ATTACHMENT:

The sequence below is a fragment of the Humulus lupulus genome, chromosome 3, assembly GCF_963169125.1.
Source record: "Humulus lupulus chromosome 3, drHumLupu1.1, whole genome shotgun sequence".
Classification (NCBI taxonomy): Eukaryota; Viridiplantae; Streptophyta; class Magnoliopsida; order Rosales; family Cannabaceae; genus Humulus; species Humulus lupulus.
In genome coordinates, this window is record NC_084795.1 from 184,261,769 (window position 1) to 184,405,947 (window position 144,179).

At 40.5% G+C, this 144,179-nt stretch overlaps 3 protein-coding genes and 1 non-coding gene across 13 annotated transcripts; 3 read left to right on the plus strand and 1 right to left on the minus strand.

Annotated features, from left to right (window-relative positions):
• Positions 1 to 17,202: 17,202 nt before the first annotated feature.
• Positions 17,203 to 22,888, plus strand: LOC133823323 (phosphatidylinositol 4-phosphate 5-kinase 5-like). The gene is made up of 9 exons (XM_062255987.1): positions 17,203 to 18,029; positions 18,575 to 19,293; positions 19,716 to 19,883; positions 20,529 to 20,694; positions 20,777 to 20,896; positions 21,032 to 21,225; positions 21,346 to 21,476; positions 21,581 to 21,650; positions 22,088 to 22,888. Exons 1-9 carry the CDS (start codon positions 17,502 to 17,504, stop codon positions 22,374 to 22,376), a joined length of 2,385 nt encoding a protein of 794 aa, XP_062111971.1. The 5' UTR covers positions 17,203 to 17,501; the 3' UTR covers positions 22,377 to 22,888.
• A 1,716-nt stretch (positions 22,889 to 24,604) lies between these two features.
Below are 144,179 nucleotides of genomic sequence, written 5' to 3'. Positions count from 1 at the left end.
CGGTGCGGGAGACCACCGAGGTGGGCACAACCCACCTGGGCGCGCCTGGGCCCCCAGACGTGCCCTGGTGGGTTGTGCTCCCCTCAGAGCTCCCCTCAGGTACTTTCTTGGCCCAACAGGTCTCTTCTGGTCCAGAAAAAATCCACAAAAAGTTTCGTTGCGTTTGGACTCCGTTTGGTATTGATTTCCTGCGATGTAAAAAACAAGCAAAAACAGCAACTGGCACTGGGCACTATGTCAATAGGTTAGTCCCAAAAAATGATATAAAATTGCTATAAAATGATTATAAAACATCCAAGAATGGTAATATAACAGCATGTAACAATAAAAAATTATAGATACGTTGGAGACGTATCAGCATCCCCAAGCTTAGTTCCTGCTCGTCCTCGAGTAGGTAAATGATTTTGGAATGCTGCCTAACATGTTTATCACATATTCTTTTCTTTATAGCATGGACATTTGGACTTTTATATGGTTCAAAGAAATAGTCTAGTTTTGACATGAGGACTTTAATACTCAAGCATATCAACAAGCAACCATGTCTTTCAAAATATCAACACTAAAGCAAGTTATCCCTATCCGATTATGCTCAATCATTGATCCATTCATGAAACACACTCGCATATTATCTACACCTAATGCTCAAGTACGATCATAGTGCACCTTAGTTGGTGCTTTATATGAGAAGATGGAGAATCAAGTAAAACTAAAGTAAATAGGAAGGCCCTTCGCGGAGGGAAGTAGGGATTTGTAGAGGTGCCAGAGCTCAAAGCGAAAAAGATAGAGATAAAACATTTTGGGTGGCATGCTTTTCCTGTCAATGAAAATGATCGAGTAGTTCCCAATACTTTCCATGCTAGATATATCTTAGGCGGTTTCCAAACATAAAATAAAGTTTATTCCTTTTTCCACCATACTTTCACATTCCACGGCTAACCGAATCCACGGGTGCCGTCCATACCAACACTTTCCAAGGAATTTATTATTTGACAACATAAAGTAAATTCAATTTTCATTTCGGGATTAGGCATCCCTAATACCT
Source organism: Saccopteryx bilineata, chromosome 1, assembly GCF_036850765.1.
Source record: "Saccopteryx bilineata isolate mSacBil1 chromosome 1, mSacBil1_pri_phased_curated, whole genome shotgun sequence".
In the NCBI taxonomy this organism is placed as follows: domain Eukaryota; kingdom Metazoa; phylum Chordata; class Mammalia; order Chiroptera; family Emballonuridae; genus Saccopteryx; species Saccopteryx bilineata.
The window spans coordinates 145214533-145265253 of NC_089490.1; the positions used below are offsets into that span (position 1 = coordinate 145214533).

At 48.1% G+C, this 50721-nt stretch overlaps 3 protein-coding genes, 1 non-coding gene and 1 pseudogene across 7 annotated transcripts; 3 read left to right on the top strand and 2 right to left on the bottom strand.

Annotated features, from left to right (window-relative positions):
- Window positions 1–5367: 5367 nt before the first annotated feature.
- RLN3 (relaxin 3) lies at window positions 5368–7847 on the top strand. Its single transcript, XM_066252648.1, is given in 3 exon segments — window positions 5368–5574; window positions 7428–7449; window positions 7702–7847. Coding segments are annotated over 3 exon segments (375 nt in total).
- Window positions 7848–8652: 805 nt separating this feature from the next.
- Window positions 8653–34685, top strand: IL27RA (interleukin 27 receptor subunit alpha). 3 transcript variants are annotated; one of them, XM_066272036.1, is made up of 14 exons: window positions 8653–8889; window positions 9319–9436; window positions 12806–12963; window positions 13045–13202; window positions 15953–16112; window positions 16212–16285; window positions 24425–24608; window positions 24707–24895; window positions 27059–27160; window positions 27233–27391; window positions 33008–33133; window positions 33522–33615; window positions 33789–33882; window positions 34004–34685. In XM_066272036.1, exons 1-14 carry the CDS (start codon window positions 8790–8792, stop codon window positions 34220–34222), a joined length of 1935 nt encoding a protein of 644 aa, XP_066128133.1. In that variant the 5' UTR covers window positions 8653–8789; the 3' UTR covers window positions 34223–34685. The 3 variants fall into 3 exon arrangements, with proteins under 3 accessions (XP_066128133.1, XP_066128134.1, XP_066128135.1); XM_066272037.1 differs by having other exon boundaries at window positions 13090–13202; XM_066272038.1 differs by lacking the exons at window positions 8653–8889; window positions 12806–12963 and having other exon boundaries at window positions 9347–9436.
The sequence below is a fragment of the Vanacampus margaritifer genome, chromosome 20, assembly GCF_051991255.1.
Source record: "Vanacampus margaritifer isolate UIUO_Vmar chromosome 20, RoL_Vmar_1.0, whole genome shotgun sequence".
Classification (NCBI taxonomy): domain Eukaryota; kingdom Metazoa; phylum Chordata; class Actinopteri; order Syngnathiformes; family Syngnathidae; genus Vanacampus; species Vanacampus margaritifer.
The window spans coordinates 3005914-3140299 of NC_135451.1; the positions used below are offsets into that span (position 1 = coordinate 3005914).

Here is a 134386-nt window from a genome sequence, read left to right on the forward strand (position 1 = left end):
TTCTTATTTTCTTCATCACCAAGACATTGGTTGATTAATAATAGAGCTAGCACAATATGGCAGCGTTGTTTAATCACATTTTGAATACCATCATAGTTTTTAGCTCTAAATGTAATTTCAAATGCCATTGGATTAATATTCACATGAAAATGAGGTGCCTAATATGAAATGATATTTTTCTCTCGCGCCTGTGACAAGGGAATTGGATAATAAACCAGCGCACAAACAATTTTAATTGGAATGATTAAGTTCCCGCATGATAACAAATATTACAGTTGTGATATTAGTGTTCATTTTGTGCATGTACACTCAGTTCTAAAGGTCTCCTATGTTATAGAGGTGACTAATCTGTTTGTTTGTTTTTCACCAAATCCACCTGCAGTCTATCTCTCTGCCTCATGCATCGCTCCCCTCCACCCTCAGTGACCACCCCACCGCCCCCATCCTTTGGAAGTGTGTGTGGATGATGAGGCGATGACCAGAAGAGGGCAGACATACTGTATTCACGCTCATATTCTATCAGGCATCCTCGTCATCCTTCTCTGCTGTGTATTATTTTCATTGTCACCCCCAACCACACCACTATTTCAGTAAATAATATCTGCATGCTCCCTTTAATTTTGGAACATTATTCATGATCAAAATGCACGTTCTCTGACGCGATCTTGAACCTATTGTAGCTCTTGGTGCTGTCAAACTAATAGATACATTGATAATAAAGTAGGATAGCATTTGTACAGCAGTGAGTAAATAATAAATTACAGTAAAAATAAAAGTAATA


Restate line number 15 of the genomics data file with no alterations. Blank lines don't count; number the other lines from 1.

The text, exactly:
The window spans coordinates 145214533-145265253 of NC_089490.1; the positions used below are offsets into that span (position 1 = coordinate 145214533).